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My Rambler American
Chuck Hanson (host of Horse Power TV and all-around
good guy) and my American. Hot Rod Magazine Power Tour `98, Indiana State Fair Grounds.
Proof positive that I'm willing to put 1400 miles
on a beat-up Rambler just to see if I did the engine right. I was the only Rambler between
Kansas City, MO and Indianapolis, IN that was part of Power Tour.
These pictures are of my 1968 American I've done plenty of
"under the skin" work to this car that doesn't show (oil pump, brakes,
electrical, etc...) Since I named my Rebel "Costly",
this car will be named as well. My youngest nephew, who was almost three at the time, said
it best when he told me "Uncle Matt, your car looks like a frog!". Since I
couldn't have put it better myself, this car shall be called "Kermit"
I've finally decided to start concentrating on making this
car nice. I've put up several in-process pictures in the Rambler
American Restoration section of my website (they're in with the
Here's a "beauty" shot of Kermit (If you can call
that shade of green beautiful). As you'll notice, some things on this car just aren't
right. The first is the passenger side wiper. That was fixed before I left for Power Tour.
Also, notice the grill. The passenger side being lighter than the driver side is not
photographic trick -- this thing needs detailed (note: since the grill was the only thing
I saw out of the rear view mirror for 530 miles, its probably my #1 annoyance). Next to
the original "beauty" shot is the current "beauty" shot. I've fixed a
few dents on the hood and put the wiper arm on correctly. This picture shows why its
important to pay attention to lighting. The grill still annoys me, but I'm not putting my
replacement on until the body work is done.
Here's the front from a slightly different angle. The paint is
not this shinny in real life.
Here's my American, pretty much put back together after I fixed the rust in the cowl in 2002. Note
that it is now sporting a correct 1968 grille. It had a 1969 grille in it when I bought
Notice how straight the car's body appears?
It has one major ouchie! Amazingly, the trunk doesn't flood
when it rains. 1/25/03 Update: It does flood when it rains, it's just that there's enough
rust holes in the trunk floor that it drains really fast!
Here's a slightly different view of the ouchie.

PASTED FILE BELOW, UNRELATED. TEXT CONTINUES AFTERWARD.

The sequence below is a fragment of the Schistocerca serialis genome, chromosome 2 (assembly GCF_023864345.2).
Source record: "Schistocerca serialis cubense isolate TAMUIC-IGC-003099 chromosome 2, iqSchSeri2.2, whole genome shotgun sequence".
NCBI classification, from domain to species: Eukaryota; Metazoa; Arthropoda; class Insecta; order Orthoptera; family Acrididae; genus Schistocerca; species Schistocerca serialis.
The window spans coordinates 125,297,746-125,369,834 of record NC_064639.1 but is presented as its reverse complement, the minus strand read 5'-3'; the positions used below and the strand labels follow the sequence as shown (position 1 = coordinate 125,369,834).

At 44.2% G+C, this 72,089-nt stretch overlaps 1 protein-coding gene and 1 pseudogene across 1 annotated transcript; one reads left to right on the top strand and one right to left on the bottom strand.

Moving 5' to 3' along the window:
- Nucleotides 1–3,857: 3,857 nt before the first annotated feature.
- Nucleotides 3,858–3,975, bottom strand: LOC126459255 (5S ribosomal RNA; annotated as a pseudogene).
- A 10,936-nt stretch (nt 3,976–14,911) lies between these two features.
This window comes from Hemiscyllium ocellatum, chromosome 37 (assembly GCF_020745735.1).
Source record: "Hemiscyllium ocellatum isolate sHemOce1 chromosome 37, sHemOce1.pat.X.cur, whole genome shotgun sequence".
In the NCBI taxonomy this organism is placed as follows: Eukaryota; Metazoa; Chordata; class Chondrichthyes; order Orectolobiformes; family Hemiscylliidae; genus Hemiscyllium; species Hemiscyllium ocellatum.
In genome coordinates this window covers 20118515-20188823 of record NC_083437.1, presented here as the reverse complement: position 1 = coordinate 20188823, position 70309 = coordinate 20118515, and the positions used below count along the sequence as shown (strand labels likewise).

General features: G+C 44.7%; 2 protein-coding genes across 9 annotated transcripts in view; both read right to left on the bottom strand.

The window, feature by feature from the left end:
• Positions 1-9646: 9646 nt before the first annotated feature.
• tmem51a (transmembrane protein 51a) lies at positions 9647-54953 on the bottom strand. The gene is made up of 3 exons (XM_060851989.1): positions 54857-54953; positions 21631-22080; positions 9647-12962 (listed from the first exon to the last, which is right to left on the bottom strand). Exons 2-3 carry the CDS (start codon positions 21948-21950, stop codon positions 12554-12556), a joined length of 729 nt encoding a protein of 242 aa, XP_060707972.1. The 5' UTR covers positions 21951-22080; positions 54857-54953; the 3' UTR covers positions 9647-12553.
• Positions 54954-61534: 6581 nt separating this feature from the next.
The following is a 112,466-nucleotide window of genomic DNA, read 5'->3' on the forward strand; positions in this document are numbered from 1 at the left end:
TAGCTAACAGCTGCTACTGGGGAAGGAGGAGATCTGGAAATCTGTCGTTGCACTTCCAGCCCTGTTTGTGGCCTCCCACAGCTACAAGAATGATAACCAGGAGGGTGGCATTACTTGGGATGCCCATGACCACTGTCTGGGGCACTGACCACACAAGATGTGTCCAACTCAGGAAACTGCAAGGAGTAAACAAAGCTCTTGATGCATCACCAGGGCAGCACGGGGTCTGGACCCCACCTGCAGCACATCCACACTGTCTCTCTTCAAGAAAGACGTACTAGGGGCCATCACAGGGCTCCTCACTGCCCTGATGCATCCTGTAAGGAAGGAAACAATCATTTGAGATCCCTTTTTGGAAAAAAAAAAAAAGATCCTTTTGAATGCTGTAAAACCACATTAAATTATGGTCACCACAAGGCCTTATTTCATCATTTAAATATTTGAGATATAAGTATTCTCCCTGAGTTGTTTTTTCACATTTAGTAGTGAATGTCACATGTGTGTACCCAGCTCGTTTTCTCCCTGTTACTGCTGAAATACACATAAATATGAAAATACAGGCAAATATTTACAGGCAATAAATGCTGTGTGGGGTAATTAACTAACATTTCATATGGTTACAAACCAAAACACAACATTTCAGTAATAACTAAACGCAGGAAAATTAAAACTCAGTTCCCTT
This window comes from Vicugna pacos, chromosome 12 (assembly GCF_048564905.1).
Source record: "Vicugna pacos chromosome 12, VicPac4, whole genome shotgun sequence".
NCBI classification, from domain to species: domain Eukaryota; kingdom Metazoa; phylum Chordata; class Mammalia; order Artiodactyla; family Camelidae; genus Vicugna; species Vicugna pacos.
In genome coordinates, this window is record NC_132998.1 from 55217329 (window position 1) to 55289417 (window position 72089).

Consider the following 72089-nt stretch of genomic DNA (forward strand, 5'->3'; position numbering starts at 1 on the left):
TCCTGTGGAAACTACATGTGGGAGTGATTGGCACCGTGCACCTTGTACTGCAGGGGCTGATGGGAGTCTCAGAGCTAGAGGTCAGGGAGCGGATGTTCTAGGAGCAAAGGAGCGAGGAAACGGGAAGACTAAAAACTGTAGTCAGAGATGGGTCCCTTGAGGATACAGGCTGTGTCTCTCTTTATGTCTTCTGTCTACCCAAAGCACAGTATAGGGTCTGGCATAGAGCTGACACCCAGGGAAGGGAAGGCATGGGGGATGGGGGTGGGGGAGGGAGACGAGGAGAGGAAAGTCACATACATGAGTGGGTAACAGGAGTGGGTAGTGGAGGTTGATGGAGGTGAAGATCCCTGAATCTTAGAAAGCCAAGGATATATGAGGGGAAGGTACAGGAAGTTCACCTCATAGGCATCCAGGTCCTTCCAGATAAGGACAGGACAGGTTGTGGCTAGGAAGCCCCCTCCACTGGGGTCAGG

I recently finished rebuilding the motor. Here's what it looks
like. You'll notice that the breather hose looks new. This is the same old hose that, as
far as I know, has always been on the car. I used brake cleaning fluid and STP Sun Of A
Gun to get it to look like this. One of these days, I'll clean up the air cleaner too! Oh,
for you concourse correct type, the engine is the wrong shade of blue for 1968. I used
1969-74 engine paint since its readily available. The exhaust manifold, as you can see, is
also a different color even though I painted the entire manifold assembly blue. The
silver/gray color is what Cast Blast paint looks like after its been heated up. Its not
that silvery in real life.
After I posted the pictures of the Rebel, I got lots of
e-mails about not posting interior shots. Presented here, for your,
amusement, are shots of
the, uh, "custom" interior. You can also see the original exterior color. Notice
how the gas pedal is leaning to the side? It turns out that the floor had rusted out
around the pedal mount. This was fixed in March of `98 when I replaced the driver's side
And just when you thought it couldn't possibly get any
I've added some class (or at least blue shag carpet) to the
inside of my American. Waddya think?
While I was at
it, I cleaned up the dash. Makes a pretty big difference, doesn't it?
Check it out man! Solid floors! The replacement pans are the
ones made for AMX's and Javelins. Some minor tweaking is needed to get them to fit, but
its cheaper than having them made up from scratch.
Wanna see more cool AMC's (with decidedly better
interiors)? Check out John Rosa's 'Un-Car' Gallery.
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04/01/06 03:27:38 PM